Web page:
Denisova, Ksenia; Barmettler, Anne
Purpose of review
Refractive surgery is one of the most popular elective procedures performed in the world. Given that dry eye is a common complaint following keratorefractive surgery, evaluation, and treatment of periocular conditions that further predispose the patient to dry eye symptoms is an important part of the presurgical assessment. Periocular conditions and surgeries can also affect the ocular surface and keratometry, and should be addressed. For example, ptosis, orbital fat herniation, ectropion, and eyelid masses have been shown to induce corneal topography changes and astigmatism. The oculoplastic considerations for refractive surgery include both the contribution of eyelid position on dry eye, ocular surface damage, refractive error, and outcomes, as well as the timing of oculoplastic surgery in relation to the refractive surgery. In this review, the recently published literature on eyelid and orbital surgery in relation to keratorefractive surgery is reviewed to elucidate the relationship of periocular factors with refractive surgery outcomes and complications. To improve keratorefractive surgery outcomes, a literature review is presented, discussing evaluation, management, and timing of management of oculoplastics conditions.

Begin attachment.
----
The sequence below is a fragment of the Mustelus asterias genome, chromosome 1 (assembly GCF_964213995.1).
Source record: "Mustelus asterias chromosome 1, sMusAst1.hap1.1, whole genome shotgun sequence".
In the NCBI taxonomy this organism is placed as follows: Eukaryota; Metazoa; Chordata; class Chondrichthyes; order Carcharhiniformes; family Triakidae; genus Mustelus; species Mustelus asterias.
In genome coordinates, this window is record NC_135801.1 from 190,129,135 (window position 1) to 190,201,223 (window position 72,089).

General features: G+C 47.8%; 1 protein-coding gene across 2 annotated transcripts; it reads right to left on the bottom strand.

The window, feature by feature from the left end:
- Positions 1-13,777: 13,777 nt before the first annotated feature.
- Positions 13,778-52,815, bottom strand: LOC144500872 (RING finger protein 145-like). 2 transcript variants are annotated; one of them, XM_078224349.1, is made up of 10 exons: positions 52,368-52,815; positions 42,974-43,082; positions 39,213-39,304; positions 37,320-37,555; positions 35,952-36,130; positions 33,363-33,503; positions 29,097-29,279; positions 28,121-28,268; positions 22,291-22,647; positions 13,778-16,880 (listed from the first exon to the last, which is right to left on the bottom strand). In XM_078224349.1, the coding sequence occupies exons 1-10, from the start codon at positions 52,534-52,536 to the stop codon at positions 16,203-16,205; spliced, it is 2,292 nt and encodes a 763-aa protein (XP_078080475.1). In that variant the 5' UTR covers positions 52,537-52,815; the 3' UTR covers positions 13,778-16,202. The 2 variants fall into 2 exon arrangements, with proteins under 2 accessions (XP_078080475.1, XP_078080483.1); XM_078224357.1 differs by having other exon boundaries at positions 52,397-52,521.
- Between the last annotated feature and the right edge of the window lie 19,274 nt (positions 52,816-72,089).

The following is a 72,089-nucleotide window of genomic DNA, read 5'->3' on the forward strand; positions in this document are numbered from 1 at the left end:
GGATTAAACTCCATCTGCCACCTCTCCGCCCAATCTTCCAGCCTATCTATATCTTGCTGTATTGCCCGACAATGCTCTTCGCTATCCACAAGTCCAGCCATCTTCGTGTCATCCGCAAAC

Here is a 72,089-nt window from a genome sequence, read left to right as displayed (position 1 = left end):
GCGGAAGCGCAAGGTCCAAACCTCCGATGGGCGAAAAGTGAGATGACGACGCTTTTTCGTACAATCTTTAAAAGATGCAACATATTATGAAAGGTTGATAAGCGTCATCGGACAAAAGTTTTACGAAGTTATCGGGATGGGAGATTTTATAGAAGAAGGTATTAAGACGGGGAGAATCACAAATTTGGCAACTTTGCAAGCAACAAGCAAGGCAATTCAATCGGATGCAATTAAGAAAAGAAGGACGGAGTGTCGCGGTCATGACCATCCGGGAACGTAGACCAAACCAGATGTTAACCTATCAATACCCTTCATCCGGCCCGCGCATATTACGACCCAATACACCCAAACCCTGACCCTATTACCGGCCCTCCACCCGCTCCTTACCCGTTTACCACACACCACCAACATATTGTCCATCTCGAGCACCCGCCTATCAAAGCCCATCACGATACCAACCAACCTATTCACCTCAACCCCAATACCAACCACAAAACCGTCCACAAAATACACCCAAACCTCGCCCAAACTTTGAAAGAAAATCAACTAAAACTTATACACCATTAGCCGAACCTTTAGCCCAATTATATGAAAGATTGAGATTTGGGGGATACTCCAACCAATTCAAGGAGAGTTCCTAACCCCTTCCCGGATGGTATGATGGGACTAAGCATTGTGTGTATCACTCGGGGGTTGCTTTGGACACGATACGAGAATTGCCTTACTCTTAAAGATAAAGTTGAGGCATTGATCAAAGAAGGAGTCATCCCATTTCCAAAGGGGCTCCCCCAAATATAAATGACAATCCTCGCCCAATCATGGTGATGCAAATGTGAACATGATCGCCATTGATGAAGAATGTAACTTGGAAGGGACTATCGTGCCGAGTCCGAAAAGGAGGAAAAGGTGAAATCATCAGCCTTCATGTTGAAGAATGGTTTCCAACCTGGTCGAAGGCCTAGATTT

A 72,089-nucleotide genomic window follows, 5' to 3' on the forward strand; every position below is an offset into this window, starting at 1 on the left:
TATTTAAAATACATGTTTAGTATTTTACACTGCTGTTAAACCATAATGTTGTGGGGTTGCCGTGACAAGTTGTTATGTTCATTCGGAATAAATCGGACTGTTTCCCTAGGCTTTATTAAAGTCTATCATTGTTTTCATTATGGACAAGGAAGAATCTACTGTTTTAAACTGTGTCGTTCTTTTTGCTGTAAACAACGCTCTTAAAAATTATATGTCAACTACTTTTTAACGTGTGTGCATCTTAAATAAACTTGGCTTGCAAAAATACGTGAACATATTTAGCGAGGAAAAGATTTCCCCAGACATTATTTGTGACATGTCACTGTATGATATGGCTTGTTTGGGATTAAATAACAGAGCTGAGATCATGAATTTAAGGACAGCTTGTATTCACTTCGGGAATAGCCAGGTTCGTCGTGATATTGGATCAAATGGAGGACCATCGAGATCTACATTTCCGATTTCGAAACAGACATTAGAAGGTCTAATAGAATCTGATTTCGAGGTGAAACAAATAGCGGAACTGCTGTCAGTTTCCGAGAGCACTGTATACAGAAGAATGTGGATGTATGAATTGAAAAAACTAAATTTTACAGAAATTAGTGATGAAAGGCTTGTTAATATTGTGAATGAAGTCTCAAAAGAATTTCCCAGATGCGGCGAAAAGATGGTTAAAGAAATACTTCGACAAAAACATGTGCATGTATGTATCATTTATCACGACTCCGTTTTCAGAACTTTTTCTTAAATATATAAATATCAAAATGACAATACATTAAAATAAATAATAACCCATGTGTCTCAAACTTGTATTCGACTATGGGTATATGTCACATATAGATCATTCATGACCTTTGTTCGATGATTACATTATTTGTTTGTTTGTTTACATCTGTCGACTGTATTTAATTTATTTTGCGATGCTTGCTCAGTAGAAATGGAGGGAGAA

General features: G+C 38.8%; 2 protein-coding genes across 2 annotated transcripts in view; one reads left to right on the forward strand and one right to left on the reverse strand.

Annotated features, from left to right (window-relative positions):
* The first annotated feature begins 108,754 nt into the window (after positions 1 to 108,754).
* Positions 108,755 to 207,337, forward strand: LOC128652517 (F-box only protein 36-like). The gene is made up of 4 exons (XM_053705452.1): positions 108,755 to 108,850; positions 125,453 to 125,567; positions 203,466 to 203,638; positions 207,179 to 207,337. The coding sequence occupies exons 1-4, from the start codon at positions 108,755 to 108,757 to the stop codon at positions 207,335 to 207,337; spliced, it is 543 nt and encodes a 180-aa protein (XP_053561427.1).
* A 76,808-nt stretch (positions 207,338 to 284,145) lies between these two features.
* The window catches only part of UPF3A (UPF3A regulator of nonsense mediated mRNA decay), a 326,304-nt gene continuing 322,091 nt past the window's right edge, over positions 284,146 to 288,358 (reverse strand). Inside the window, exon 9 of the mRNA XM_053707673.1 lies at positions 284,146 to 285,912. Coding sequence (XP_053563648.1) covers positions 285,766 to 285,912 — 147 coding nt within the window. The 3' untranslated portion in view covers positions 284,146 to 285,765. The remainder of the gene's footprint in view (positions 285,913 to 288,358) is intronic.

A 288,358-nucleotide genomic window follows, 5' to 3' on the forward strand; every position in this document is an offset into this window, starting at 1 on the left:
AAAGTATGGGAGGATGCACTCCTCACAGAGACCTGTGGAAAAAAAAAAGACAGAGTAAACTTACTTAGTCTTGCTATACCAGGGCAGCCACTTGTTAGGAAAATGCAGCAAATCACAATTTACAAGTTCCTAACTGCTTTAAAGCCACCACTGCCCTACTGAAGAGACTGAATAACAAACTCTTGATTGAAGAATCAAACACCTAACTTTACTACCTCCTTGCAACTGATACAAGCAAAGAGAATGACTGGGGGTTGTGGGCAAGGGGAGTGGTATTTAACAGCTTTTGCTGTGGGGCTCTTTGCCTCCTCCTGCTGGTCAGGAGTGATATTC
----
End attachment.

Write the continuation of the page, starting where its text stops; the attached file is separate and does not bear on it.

Dry eye syndrome is a well known complication of keratorefractive procedures. This is exacerbated with concurrent eyelid or orbital disorders, such as ectropion, lagophthalmos, and thyroid eye disease. In addition to impacting dry eye and ocular surface damage, eyelid surgeries can also affect corneal topography and refraction. Studies have found that patients with ptosis have topographic corneal aberrations from the eyelid exerting pressure on the cornea, while ptosis repair and blepharoplasty patients may undergo an astigmatic change postoperatively. Finally, the corneal flap created in laser-assisted in situ keratomileusis may be at risk for displacement or damage postoperatively with this risk changing, depending on method of flap creation, and time elapsed since keratorefractive surgery.